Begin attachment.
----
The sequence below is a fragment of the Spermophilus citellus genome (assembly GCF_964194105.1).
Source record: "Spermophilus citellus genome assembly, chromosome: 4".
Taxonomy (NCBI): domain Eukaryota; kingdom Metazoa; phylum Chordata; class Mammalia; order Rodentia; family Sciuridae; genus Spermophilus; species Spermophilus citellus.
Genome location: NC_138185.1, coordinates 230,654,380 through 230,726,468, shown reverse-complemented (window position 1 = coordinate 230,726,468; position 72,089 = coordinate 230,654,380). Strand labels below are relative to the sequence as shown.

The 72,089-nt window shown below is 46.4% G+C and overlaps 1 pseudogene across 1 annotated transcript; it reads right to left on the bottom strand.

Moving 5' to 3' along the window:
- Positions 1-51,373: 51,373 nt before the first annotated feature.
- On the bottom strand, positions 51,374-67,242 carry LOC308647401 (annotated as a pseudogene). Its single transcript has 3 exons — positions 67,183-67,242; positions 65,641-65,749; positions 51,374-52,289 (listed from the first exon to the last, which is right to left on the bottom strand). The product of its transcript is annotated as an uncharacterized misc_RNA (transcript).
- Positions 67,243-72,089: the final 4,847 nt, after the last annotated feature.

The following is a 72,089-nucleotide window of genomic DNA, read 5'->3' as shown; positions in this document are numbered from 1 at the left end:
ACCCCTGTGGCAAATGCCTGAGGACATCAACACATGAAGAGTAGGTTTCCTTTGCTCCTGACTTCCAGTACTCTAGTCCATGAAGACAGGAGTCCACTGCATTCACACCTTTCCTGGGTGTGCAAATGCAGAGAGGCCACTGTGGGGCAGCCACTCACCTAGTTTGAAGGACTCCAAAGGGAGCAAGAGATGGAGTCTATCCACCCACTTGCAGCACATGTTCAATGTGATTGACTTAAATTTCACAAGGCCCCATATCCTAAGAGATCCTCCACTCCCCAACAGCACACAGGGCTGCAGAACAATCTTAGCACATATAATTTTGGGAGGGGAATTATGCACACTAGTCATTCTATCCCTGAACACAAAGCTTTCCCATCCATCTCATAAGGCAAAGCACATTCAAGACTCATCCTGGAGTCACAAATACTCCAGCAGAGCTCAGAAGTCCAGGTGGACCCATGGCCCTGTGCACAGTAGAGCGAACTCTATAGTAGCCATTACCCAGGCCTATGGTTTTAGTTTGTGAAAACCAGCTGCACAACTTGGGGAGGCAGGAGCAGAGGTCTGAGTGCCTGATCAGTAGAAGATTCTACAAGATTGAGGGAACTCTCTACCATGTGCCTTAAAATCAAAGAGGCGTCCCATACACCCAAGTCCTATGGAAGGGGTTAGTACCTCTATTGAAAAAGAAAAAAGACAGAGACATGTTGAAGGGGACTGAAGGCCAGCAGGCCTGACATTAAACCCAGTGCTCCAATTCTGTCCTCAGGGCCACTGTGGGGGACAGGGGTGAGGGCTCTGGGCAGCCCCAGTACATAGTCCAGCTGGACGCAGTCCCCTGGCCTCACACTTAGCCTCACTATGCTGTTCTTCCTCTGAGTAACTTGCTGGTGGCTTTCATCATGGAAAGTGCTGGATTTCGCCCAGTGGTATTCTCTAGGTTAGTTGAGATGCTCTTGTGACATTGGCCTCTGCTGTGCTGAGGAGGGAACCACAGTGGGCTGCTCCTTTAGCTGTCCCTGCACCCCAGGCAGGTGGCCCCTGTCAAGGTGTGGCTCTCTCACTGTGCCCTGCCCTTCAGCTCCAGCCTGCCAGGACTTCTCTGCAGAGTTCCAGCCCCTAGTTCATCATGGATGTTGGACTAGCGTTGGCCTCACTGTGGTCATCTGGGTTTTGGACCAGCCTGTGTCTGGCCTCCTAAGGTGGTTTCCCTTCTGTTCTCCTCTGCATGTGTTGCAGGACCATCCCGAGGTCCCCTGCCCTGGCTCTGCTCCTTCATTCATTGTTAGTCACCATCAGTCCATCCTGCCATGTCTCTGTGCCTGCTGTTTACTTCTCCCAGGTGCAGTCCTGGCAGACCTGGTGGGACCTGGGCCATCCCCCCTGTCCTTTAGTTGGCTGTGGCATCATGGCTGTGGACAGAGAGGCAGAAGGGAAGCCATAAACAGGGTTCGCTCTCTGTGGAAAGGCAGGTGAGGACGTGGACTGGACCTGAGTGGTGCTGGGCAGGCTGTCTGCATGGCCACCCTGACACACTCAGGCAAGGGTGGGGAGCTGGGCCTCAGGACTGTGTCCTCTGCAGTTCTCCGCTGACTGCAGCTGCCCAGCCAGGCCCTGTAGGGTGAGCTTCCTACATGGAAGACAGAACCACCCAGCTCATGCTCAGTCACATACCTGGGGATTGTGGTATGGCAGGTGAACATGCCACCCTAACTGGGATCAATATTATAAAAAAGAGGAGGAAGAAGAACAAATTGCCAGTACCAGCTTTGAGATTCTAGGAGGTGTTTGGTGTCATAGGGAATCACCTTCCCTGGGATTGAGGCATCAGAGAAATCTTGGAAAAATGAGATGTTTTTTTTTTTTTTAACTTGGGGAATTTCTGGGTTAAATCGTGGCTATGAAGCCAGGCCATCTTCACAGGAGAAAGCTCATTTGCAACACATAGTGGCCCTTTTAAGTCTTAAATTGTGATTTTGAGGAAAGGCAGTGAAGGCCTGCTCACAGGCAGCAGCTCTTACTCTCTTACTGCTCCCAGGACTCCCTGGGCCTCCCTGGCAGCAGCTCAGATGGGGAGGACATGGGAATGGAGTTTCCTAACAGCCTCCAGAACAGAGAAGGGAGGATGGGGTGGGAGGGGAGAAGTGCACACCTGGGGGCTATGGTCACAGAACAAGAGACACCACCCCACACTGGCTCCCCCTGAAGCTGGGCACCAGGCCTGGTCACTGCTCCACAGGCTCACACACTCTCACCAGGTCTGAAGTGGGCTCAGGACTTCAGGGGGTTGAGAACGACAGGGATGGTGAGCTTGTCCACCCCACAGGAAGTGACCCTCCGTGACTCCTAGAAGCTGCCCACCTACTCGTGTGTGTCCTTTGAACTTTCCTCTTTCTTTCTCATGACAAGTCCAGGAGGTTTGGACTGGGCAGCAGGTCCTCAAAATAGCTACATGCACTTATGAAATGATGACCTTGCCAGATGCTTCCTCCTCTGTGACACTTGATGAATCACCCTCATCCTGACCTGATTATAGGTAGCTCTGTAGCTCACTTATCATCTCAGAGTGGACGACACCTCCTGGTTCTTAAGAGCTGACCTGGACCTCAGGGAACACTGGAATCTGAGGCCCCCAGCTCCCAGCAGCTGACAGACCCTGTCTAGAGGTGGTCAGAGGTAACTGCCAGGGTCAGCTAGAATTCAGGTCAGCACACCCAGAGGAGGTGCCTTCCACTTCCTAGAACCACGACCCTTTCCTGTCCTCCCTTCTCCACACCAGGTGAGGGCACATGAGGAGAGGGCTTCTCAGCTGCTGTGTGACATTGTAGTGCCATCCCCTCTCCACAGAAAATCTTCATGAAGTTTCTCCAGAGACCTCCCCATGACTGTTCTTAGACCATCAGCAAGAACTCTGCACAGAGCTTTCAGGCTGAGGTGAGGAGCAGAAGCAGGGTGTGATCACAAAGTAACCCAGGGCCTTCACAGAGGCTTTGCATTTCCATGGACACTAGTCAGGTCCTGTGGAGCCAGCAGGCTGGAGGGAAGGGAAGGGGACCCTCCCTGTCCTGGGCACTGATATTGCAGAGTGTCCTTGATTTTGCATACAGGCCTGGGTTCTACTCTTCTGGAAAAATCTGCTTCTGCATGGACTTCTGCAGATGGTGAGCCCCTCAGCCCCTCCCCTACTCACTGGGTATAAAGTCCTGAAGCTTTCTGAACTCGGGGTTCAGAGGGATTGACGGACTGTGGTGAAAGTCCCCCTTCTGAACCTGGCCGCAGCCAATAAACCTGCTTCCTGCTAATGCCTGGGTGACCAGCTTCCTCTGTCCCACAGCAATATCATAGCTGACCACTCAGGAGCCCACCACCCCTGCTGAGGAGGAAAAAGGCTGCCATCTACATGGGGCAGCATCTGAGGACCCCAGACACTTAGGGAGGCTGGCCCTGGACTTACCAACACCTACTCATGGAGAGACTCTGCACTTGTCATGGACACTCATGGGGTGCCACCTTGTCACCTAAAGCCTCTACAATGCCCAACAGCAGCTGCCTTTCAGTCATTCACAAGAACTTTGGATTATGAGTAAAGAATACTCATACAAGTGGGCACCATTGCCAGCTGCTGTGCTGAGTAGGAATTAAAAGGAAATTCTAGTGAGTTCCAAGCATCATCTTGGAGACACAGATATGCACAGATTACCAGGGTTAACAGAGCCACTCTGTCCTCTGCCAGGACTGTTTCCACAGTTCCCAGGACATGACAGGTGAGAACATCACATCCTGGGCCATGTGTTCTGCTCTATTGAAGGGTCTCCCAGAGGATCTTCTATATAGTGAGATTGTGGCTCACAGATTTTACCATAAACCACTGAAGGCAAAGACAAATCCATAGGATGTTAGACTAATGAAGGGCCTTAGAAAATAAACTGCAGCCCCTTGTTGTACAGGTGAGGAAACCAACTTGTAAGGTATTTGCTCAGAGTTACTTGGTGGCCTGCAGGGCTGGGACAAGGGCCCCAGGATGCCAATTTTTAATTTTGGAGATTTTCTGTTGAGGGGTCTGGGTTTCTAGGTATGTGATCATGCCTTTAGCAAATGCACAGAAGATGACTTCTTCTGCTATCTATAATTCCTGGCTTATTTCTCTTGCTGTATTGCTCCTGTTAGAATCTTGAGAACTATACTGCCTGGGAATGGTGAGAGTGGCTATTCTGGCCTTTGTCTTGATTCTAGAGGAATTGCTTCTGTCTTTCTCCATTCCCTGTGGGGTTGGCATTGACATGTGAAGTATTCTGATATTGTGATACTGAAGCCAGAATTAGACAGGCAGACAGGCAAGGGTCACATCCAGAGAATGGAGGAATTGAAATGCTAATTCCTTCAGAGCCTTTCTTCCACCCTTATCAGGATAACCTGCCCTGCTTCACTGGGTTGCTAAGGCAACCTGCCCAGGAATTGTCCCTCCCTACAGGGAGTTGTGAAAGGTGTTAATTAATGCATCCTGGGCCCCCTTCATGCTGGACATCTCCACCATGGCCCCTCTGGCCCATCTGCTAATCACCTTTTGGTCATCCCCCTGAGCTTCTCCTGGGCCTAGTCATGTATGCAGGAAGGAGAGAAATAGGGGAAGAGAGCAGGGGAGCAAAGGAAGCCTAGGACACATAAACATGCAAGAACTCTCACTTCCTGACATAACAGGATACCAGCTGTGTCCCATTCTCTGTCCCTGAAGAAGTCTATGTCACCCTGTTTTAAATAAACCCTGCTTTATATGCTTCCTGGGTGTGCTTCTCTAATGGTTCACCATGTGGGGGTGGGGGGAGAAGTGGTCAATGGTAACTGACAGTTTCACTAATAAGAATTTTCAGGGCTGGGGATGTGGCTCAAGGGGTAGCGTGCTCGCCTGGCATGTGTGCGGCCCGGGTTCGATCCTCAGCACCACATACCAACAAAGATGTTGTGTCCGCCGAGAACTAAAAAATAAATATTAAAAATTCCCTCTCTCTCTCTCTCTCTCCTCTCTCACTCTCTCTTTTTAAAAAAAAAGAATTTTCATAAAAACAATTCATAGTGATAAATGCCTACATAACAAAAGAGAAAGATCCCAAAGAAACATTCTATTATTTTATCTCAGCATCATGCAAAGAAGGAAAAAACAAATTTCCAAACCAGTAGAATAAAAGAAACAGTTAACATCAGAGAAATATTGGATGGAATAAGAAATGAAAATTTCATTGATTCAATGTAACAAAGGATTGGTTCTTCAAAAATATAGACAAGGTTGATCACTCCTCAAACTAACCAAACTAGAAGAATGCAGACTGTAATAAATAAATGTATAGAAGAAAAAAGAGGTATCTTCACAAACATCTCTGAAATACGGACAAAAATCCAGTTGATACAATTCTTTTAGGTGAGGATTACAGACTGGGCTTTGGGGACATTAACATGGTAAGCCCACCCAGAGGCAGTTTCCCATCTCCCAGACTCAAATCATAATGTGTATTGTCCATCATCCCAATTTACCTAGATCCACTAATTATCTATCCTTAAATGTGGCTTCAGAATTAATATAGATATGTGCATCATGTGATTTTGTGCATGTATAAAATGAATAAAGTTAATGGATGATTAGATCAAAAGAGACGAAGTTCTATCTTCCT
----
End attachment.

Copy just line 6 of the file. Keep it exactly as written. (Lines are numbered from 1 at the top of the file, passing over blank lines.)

Moving 5' to 3' along the window: